larva makes several full depth blotch mines (Bladmineerders van Europa).
Larva: The larvae of flies are leg-less maggots without a head capsule (see examples). They never have thoracic or abdominal legs. They do not have chewing mouthparts, although they do have a characteristic cephalo-pharyngeal skeleton (see examples), usually visible internally through the body wall.
Steyskal (1970a, as P. mixta) gives a detailed description.
The most remarkable detail is the strongly enlarged basal tooth
of the mandible (Bladmineerders van Europa).
Puparia: The puparia of flies are formed within the hardened last larval skin or puparium and as a result sheaths enclosing head appendages, wings and legs are not visible externally (see examples).
A serious pest on spinach and beet crops (Michelsen and Baez,
1985a). Pegomya exilis and Pegomya cunicularia were distinguished from Pegomya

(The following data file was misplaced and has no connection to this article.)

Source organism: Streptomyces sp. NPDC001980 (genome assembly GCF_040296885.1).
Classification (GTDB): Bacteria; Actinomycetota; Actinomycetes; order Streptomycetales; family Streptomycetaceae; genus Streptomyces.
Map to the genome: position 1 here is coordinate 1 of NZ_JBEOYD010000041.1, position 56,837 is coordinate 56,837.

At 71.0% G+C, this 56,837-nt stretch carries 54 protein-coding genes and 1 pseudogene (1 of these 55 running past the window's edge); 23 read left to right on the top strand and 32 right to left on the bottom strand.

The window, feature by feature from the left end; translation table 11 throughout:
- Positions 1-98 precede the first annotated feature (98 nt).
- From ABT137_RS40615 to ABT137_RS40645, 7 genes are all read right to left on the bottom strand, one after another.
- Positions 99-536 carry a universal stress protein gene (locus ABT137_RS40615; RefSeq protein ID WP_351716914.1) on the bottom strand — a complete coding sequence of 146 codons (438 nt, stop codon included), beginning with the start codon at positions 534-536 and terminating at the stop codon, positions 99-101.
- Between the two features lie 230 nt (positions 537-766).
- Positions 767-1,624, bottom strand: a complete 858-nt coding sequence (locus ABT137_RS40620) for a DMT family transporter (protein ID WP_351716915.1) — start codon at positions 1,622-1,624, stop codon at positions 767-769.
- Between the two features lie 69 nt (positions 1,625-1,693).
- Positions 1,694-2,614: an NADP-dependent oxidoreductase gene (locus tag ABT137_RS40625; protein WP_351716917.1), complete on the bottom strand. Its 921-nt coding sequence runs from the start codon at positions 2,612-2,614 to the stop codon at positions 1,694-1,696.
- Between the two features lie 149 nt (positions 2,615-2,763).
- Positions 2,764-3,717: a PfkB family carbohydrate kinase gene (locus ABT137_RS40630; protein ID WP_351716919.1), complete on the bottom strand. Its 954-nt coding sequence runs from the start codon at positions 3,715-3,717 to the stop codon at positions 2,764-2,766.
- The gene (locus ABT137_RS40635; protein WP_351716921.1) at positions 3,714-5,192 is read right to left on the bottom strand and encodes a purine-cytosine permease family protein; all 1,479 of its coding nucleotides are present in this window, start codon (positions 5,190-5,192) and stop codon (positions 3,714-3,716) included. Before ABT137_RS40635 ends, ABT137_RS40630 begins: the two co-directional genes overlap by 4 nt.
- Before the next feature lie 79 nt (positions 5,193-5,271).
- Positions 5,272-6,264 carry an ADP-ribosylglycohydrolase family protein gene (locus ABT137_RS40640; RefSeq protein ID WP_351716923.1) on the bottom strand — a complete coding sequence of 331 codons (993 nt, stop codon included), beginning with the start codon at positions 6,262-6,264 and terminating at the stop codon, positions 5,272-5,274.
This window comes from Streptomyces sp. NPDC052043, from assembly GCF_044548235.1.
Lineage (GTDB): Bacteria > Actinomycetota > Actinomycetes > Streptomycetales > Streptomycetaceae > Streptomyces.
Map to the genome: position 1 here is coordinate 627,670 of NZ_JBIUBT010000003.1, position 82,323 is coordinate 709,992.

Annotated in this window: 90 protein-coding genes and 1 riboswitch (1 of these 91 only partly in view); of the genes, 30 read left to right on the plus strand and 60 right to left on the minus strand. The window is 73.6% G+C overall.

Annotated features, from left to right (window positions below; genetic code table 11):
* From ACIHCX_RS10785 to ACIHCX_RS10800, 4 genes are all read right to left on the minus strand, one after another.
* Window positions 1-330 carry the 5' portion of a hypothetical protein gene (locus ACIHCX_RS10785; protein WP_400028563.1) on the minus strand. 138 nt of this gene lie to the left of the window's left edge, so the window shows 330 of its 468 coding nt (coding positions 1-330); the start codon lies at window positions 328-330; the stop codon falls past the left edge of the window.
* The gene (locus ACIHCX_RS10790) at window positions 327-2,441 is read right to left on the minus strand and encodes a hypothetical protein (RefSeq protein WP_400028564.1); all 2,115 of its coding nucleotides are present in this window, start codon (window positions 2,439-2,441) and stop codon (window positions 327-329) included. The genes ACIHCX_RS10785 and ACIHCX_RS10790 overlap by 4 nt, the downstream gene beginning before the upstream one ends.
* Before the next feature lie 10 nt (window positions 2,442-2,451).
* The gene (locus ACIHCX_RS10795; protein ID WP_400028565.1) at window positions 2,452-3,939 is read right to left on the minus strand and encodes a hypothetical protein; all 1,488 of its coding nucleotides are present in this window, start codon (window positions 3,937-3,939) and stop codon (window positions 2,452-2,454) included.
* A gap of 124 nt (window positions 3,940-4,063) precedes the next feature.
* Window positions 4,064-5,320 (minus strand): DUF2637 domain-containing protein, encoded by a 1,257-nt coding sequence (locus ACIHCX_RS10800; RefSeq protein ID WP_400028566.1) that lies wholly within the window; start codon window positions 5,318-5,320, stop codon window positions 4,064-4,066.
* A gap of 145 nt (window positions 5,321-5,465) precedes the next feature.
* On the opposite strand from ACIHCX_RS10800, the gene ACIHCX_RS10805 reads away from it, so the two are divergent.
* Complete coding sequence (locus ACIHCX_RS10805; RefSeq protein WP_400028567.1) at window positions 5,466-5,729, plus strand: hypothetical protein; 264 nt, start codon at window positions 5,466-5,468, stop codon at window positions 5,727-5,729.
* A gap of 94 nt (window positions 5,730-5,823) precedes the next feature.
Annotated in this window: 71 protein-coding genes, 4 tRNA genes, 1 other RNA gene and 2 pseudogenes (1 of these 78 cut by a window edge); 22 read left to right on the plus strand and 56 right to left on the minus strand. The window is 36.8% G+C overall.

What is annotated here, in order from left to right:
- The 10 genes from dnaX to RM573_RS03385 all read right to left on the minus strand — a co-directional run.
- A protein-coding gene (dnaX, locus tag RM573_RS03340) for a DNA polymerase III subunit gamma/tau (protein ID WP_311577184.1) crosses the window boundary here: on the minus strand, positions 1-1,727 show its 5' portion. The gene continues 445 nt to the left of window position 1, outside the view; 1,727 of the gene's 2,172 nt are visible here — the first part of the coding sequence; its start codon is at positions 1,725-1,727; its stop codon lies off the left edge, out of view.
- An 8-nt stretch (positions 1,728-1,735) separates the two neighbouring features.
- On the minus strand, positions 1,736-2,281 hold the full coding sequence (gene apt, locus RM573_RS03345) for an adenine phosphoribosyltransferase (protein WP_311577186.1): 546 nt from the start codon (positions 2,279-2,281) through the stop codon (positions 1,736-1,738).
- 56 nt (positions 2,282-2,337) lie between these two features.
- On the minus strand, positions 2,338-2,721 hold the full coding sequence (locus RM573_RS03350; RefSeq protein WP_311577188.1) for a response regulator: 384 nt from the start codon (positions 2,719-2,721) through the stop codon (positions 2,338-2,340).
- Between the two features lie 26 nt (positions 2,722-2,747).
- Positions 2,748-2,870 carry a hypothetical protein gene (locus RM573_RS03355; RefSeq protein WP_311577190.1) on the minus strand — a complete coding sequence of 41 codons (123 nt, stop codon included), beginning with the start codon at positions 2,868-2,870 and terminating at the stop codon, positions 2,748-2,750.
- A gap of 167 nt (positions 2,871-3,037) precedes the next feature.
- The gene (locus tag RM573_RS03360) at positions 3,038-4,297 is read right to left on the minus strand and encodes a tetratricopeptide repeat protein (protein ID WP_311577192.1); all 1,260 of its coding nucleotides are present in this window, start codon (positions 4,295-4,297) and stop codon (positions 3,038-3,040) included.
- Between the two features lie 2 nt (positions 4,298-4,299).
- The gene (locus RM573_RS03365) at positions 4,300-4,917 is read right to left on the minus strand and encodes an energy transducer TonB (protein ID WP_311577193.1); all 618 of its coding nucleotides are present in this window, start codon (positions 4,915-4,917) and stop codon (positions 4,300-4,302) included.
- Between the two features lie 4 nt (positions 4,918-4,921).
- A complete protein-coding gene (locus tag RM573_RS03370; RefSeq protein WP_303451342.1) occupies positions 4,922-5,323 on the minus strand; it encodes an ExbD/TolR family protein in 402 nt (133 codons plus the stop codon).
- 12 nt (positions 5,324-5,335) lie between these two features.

betae and Pegomya hyoscyami by Michelsen (1980). Material of both [the former species] had previously
been assigned to those [two latter] species (Chandler, pers. comm.).
Hosts in Great Britain & Ireland: Unknown.
of year - mines:
of year - adults: Currently unknown.
in Great Britain & Ireland: Michelsen (1980) distinguished
specimens of Pegomya cunicularis from specimens previously
mis-identified as Pegomya betae or Pegomya hyoscyami. It
is not known whether any of this previously mis-identified material
is British. Recorded from Ayrshire (VC74),
Cambridgeshire (VC29), East Kent (VC15), Edinburgh, Glamorganshire (VC41), Huntingdonshire (VC31),
Linlithgow, North Somerset (VC6), West Cornwall (VC1), Westmorland (VC69) and Zetland
elsewhere: Widespread in continental Europe including Balearic Is., Canary Is., Czech Republic, Danish
mainland, Finland, Greek mainland, Hungary, Italian mainland, Malta,
Norwegian mainland, Russia (Central), Sweden, East Palaearctic,
Near East, North Africa (Michelsen in Fauna Europaea).
NBN Atlas links to known host species:
British and Irish Parasitoids in Britain and elsewhere: Currently unknown.